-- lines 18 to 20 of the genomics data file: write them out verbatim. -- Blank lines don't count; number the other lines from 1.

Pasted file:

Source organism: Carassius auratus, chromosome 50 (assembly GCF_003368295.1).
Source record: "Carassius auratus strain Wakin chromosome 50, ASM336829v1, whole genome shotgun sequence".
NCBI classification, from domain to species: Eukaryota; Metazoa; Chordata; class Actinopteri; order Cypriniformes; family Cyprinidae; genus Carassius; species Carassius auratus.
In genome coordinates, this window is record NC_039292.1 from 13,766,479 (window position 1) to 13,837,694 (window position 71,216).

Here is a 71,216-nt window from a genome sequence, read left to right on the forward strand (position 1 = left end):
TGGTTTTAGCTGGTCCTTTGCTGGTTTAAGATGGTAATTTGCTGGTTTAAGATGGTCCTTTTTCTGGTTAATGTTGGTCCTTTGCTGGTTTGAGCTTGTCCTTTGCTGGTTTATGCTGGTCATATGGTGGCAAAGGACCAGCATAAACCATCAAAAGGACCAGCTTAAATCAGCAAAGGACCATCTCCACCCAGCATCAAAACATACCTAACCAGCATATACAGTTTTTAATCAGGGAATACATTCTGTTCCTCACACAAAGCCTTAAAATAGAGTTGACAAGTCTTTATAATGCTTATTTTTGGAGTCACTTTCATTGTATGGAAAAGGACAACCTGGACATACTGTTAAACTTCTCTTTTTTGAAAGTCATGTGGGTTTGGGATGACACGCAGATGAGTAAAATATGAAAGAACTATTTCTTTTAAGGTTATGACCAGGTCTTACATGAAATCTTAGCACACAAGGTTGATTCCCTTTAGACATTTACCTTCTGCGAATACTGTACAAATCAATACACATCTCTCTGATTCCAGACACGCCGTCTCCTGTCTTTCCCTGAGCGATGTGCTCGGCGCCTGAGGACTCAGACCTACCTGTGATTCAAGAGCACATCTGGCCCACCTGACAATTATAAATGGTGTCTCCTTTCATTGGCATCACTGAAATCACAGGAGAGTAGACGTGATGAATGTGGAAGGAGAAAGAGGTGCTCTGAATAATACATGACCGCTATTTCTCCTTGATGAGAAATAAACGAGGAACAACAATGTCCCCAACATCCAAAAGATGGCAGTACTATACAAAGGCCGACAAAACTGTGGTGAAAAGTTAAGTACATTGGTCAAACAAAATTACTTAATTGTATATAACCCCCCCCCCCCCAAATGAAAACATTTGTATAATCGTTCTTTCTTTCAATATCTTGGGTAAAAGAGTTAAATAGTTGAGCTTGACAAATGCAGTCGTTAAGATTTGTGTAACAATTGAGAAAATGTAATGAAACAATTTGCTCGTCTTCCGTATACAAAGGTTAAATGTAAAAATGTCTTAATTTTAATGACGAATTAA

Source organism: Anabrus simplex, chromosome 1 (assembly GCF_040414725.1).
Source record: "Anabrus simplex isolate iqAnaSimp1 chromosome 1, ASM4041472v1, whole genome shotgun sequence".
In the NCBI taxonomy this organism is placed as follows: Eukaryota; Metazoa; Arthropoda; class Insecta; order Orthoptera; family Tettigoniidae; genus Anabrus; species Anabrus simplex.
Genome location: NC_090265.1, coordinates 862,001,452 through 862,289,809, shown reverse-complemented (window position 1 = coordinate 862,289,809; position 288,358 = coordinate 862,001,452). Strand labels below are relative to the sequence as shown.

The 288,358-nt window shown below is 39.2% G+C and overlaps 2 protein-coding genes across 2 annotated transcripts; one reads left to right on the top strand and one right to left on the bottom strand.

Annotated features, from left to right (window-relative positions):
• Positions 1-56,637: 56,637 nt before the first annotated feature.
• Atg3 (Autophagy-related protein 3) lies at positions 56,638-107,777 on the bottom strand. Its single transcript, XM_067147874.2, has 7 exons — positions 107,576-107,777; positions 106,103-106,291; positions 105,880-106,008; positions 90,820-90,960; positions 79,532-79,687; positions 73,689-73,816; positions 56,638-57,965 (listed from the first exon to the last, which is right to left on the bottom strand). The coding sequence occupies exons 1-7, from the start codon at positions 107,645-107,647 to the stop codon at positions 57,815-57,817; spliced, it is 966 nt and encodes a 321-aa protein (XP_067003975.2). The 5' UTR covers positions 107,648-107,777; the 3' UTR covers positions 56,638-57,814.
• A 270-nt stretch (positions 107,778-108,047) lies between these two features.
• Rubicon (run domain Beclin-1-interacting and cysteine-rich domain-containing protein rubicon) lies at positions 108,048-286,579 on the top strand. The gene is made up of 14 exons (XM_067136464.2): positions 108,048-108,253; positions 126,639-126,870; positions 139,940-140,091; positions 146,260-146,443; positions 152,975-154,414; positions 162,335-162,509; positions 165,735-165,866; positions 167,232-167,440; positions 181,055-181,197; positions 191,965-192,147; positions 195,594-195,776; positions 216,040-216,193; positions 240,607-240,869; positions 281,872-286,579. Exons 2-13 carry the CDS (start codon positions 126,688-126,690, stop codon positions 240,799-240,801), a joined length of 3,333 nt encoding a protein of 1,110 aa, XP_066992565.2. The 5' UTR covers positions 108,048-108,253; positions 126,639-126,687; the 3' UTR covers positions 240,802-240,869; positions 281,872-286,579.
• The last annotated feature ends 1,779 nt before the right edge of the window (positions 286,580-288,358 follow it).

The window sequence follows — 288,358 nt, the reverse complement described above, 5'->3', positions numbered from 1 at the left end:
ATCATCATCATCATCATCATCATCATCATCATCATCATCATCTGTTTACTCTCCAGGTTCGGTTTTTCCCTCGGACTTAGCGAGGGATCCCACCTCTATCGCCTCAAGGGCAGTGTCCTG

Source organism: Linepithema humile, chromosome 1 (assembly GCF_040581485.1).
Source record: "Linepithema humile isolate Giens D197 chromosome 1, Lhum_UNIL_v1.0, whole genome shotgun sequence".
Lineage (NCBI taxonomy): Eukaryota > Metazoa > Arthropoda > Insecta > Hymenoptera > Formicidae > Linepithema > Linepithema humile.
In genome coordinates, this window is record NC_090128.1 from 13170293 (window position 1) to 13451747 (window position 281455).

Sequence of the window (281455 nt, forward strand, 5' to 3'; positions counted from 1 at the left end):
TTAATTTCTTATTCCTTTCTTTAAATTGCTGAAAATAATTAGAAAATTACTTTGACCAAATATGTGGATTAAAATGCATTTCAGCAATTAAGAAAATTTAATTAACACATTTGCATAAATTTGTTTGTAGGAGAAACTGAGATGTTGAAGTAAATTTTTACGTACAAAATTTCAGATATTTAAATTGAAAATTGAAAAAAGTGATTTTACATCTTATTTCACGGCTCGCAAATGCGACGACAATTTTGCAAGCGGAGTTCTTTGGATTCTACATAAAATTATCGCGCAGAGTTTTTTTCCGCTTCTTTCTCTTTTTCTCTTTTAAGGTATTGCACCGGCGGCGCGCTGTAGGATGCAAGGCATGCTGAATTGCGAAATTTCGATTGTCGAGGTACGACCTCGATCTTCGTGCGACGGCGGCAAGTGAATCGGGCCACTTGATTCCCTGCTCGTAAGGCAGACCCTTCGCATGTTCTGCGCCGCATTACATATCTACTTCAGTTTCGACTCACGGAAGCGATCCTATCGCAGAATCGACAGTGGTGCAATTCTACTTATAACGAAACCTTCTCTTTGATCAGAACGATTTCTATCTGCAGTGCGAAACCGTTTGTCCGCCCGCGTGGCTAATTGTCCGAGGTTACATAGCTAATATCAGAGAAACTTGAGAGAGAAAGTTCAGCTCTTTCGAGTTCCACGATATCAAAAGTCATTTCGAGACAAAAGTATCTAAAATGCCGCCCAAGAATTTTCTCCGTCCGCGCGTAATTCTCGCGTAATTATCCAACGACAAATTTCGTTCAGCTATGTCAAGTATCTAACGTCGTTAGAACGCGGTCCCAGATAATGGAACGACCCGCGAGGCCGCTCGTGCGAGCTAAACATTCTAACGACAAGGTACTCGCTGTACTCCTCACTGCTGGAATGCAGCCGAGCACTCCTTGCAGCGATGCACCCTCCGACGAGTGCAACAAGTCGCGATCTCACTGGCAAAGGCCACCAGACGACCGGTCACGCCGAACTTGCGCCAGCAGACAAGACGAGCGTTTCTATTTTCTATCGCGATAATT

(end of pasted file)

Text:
The window sequence follows — 288,358 nt, the reverse complement described above, 5'->3', positions numbered from 1 at the left end:
ATCATCATCATCATCATCATCATCATCATCATCATCATCATCTGTTTACTCTCCAGGTTCGGTTTTTCCCTCGGACTTAGCGAGGGATCCCACCTCTATCGCCTCAAGGGCAGTGTCCTG

Source organism: Linepithema humile, chromosome 1 (assembly GCF_040581485.1).